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Sunday, December 30, 2012

2012 is in the books

Look at that: another year come and gone. Thanks for hanging out. Tonight's show will be a repeat... er, a special encore presentation. I haven't decided which one yet, so it'll be a surprise for you. It'll be one from the past year, I know that.

Which brings us to our yearly stats, a grand tradition started last year. Okay, not so grand and not quite a tradition, but let's make it one. Before we break it down for you, let's recap the record books back to 2009 (although we've been on the air since 2004).

In 2009, we did 42 shows (some weeks, like tonight, are repeats while others we play comedy clips. I'm talking only of the shows with guests.) Some weeks we have multiple guests so we can assume there were more than 42 guests in 2009, but I'm not about to check.

In 2010, we did 38 shows, which marks the low point in our records.

Last year was the high point: We did 44 shows in 2011 with 53 unique guests (and two of those guests made it on twice).

2012 was somewhere in the middle. We did 41 shows with guests with a total of 47 guests. We'll take that.

Here's a list of everyone who was on What's So Funny? this past year. A big thanks to each and every one of them. And Happy New Year to all of you. Oh, and thanks to my manservant, Kevin, for all that he does (whatever that may be).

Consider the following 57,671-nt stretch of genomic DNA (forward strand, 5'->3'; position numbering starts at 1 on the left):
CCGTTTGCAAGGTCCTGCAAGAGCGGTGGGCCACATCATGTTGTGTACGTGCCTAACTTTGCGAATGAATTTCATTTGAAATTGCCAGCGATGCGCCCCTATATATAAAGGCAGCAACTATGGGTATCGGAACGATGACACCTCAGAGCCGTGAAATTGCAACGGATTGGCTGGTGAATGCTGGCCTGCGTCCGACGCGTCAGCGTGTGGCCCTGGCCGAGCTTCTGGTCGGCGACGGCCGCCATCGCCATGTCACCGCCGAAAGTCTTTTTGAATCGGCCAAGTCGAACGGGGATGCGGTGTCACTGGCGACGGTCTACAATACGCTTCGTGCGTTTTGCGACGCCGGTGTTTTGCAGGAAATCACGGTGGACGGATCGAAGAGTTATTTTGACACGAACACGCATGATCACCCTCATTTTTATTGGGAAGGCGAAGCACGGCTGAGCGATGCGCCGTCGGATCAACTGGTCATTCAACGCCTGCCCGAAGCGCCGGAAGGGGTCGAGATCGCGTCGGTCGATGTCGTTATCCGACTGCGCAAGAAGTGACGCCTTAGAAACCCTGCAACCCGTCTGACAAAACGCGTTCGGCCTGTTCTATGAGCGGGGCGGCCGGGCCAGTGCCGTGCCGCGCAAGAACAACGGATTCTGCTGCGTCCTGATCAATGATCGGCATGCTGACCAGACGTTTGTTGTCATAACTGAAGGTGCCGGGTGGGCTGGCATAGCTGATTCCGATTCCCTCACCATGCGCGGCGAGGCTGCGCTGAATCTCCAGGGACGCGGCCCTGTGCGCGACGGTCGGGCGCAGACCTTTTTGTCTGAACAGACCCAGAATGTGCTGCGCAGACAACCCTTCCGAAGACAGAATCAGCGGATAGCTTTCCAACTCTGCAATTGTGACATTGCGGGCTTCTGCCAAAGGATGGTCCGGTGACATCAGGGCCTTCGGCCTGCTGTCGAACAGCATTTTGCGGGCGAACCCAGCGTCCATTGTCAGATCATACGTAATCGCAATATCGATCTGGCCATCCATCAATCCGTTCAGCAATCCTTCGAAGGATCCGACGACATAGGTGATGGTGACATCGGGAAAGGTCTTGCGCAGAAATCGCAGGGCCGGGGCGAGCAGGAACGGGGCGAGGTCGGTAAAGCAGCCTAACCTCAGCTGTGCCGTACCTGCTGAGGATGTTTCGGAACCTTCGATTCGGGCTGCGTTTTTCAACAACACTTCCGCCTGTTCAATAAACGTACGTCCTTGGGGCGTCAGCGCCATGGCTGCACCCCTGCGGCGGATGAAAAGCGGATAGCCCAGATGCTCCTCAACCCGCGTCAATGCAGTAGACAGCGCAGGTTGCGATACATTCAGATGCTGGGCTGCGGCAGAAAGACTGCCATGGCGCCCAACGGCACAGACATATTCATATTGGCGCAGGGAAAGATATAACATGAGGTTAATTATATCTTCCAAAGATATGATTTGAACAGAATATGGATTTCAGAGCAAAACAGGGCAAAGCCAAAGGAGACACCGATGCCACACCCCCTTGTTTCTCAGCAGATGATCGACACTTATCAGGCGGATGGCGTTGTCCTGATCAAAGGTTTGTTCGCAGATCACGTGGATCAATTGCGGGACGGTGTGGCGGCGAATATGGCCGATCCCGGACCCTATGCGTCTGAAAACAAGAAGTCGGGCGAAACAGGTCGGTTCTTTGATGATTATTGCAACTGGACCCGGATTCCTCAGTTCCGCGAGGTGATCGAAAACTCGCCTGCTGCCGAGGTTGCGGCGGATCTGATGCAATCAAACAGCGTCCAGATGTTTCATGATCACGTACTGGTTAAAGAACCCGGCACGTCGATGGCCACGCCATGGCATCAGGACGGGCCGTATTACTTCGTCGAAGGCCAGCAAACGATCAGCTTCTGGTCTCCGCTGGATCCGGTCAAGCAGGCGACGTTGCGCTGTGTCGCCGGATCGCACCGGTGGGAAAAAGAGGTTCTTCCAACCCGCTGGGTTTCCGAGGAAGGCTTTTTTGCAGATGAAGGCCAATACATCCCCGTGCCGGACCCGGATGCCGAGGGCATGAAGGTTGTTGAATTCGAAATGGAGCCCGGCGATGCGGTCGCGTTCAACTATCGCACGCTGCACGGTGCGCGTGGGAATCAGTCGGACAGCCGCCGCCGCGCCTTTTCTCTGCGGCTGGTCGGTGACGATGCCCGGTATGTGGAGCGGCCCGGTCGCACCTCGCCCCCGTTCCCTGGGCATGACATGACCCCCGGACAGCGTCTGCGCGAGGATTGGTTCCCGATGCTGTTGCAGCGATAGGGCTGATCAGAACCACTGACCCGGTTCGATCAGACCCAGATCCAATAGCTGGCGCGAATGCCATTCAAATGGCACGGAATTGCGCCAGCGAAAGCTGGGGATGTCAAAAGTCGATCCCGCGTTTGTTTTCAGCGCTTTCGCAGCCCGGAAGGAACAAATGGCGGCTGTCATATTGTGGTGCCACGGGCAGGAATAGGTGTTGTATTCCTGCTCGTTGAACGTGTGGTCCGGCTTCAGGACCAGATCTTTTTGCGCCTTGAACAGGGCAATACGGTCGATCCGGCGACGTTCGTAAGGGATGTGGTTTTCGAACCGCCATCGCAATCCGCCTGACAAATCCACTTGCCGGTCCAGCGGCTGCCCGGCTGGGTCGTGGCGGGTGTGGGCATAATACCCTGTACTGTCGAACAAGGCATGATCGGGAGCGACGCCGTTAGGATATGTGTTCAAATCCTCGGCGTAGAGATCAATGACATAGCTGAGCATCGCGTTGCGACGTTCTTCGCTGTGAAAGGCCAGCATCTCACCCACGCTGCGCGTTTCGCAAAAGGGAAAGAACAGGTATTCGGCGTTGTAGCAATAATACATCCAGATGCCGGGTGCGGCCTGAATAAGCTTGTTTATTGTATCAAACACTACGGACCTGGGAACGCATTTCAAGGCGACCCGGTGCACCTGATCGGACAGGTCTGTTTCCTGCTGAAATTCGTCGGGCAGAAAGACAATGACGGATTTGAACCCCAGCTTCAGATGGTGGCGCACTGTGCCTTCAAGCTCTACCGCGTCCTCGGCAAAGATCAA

See you next week/year!

(Guests listed in order of appearance.)

  1. Alistair Cook
  2. Dylan Rhymer
  3. Glenn Wool
  4. Kliph Nesteroff
  5. Darcy Michael
  6. David DJ Roy
  7. Will Davis
  8. Rob Mailloux
  9. Mike Storck
  10. Paul Hooper
  11. Chris James
  12. Jay Brown
  13. Mark Breslin
  14. Sunee Dhaliwal
  15. Ari Shaffir
  16. Glen Foster
  17. Darryl Lenox
  18. Paula Antil
  19. Baron Vaughn
  20. Ivan Decker
  21. Katie-Ellen Humphries
  22. Gilbert Gottfried
  23. Nikki Glaser
  24. Jay Ono
  25. Pearce Visser
  26. Harry Dope
  27. Cass King
  28. John Woods (King & Woods are The Wet Spots)
  29. Dwight Slade
  30. Lee Camp
  31. Norm Macdonald
  32. Graham Clark
  33. Roman Danylo 
  34. Ken Lawson
  35. Chris Casillan
  36. Sean Patrick Shaul
  37. Steve Bays
  38. Iliza Shlesinger
  39. Tim Rykert
  40. Lynn Shawcroft
  41. Gerald Gerald Geraldson
  42. Myq Kaplan
  43. Lori Gibbs
  44. Kevin Banner
  45. Brent Butt
  46. Richard Lett
  47. Nate Bargatze
If you missed any of them, they're all available in podcast format. Do a search for them on this blog or at iTunes.

Wednesday, December 26, 2012

Podcast episode 301ish: Nate Bargatze

Everyone have a good Christmas? Enjoy your Boxing Day? Now you've got some time to relax before the big New Year's celebration so why not download the last What's So Funny? podcast episode of 2012? It's a good one. Bargatze made his annual trip to the Comedy MIX in Vancouver a few weeks ago and we sat down and talked about all sorts of stuff. Bargatze got a boost when he appeared on Marc Maron's WTF podcast a while back, but this is the episode that's going to take him over the top. Sure, he's done Conan a few times and headlines all over the world, but after today, look out. We talk about military tours, wearing ball caps, getting cut from his high school basketball team, peeping into windows, and gives us the true versions of his jokes.